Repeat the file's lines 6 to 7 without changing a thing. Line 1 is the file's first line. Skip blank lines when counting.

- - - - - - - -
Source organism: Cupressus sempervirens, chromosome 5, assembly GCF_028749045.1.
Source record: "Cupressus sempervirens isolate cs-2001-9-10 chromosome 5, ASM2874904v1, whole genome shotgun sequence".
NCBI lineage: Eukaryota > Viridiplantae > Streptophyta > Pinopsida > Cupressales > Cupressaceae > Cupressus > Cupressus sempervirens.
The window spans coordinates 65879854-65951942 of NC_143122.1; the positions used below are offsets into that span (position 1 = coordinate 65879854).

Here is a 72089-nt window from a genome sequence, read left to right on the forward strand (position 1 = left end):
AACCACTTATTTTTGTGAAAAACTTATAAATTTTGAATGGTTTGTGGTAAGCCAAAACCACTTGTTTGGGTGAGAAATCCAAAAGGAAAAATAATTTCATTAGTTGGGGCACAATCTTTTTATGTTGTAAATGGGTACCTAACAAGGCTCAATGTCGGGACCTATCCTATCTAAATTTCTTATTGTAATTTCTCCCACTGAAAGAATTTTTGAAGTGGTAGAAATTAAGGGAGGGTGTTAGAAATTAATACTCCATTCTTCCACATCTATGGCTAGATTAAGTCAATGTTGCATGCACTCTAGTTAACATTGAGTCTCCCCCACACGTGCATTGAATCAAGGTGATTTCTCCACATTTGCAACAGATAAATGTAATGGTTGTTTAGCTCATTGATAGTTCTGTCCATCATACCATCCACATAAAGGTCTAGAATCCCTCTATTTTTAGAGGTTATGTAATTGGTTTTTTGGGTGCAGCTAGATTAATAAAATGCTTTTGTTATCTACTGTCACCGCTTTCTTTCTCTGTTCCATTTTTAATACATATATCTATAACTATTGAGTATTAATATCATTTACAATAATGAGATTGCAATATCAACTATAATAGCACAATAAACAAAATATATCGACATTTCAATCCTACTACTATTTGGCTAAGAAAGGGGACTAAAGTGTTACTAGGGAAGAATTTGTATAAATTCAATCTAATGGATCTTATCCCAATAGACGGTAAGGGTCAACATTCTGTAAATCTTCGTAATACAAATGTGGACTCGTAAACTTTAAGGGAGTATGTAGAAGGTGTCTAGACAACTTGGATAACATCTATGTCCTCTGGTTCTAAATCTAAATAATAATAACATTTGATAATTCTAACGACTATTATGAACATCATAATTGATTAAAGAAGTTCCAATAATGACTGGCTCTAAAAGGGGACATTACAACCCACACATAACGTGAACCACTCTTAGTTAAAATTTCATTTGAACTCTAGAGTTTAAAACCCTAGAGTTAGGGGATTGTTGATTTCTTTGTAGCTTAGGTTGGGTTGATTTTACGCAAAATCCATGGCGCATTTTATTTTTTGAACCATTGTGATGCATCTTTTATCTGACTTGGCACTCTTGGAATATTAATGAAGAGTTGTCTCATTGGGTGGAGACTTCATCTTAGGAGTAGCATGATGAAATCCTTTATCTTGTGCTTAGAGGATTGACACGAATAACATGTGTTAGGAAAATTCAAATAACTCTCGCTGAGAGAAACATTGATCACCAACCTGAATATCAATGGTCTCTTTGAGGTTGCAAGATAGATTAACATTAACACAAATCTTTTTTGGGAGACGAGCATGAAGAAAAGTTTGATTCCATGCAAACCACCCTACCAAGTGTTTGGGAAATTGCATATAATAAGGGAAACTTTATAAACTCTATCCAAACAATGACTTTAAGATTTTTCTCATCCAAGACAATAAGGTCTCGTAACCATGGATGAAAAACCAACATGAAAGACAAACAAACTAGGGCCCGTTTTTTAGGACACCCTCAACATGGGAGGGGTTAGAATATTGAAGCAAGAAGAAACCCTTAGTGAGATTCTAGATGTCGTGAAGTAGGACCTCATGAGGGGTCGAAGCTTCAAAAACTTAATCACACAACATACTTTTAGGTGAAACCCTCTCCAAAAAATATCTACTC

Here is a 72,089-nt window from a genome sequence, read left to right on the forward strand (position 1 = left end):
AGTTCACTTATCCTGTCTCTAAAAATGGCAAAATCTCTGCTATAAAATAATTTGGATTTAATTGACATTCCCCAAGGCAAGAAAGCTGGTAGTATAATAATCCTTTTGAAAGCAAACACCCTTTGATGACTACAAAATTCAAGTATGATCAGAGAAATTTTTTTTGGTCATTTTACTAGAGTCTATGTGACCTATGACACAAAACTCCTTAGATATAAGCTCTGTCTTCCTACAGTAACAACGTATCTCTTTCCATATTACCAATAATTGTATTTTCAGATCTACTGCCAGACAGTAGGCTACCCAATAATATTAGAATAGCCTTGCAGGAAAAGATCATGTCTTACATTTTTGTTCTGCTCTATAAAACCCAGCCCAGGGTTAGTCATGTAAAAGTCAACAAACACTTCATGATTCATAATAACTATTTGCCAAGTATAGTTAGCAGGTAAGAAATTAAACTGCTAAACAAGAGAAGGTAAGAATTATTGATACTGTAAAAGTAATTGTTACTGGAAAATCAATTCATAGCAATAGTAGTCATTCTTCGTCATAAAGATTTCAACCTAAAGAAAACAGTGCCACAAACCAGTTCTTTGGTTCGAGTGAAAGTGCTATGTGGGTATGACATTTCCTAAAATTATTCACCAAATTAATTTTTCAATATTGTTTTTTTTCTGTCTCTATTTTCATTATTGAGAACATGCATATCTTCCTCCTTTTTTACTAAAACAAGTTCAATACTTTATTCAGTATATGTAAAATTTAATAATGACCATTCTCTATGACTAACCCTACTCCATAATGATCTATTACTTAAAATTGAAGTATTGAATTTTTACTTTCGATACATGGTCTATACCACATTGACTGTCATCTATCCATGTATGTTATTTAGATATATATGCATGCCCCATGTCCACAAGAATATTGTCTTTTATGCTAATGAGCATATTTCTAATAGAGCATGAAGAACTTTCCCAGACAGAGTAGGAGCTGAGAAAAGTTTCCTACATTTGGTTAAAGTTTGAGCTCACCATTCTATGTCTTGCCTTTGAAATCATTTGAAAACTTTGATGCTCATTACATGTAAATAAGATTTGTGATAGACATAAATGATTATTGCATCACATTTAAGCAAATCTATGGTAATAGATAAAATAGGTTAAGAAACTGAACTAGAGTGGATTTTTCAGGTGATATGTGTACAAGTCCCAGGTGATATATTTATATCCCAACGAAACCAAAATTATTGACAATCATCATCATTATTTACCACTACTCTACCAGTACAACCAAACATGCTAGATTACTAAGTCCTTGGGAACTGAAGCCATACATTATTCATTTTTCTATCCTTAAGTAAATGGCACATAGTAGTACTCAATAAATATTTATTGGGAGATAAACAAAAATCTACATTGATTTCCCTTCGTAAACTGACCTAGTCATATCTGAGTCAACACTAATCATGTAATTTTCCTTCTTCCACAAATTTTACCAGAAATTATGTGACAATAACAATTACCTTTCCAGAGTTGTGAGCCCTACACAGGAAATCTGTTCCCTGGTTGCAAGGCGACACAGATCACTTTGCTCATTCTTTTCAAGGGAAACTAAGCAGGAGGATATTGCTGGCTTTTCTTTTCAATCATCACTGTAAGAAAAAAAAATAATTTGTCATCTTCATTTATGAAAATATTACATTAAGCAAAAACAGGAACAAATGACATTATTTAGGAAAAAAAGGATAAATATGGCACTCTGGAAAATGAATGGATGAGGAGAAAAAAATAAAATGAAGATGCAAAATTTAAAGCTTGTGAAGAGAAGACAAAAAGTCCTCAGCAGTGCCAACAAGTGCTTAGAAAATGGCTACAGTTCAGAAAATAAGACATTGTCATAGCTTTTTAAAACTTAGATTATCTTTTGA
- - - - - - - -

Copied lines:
AACCACTTATTTTTGTGAAAAACTTATAAATTTTGAATGGTTTGTGGTAAGCCAAAACCACTTGTTTGGGTGAGAAATCCAAAAGGAAAAATAATTTCATTAGTTGGGGCACAATCTTTTTATGTTGTAAATGGGTACCTAACAAGGCTCAATGTCGGGACCTATCCTATCTAAATTTCTTATTGTAATTTCTCCCACTGAAAGAATTTTTGAAGTGGTAGAAATTAAGGGAGGGTGTTAGAAATTAATACTCCATTCTTCCACATCTATGGCTAGATTAAGTCAATGTTGCATGCACTCTAGTTAACATTGAGTCTCCCCCACACGTGCATTGAATCAAGGTGATTTCTCCACATTTGCAACAGATAAATGTAATGGTTGTTTAGCTCATTGATAGTTCTGTCCATCATACCATCCACATAAAGGTCTAGAATCCCTCTATTTTTAGAGGTTATGTAATTGGTTTTTTGGGTGCAGCTAGATTAATAAAATGCTTTTGTTATCTACTGTCACCGCTTTCTTTCTCTGTTCCATTTTTAATACATATATCTATAACTATTGAGTATTAATATCATTTACAATAATGAGATTGCAATATCAACTATAATAGCACAATAAACAAAATATATCGACATTTCAATCCTACTACTATTTGGCTAAGAAAGGGGACTAAAGTGTTACTAGGGAAGAATTTGTATAAATTCAATCTAATGGATCTTATCCCAATAGACGGTAAGGGTCAACATTCTGTAAATCTTCGTAATACAAATGTGGACTCGTAAACTTTAAGGGAGTATGTAGAAGGTGTCTAGACAACTTGGATAACATCTATGTCCTCTGGTTCTAAATCTAAATAATAATAACATTTGATAATTCTAACGACTATTATGAACATCATAATTGATTAAAGAAGTTCCAATAATGACTGGCTCTAAAAGGGGACATTACAACCCACACATAACGTGAACCACTCTTAGTTAAAATTTCATTTGAACTCTAGAGTTTAAAACCCTAGAGTTAGGGGATTGTTGATTTCTTTGTAGCTTAGGTTGGGTTGATTTTACGCAAAATCCATGGCGCATTTTATTTTTTGAACCATTGTGATGCATCTTTTATCTGACTTGGCACTCTTGGAATATTAATGAAGAGTTGTCTCATTGGGTGGAGACTTCATCTTAGGAGTAGCATGATGAAATCCTTTATCTTGTGCTTAGAGGATTGACACGAATAACATGTGTTAGGAAAATTCAAATAACTCTCGCTGAGAGAAACATTGATCACCAACCTGAATATCAATGGTCTCTTTGAGGTTGCAAGATAGATTAACATTAACACAAATCTTTTTTGGGAGACGAGCATGAAGAAAAGTTTGATTCCATGCAAACCACCCTACCAAGTGTTTGGGAAATTGCATATAATAAGGGAAACTTTATAAACTCTATCCAAACAATGACTTTAAGATTTTTCTCATCCAAGACAATAAGGTCTCGTAACCATGGATGAAAAACCAACATGAAAGACAAACAAACTAGGGCCCGTTTTTTAGGACACCCTCAACATGGGAGGGGTTAGAATATTGAAGCAAGAAGAAACCCTTAGTGAGATTCTAGATGTCGTGAAGTAGGACCTCATGAGGGGTCGAAGCTTCAAAAACTTAATCACACAACATACTTTTAGGTGAAACCCTCTCCAAAAAATATCTACTC

Here is a 72,089-nt window from a genome sequence, read left to right on the forward strand (position 1 = left end):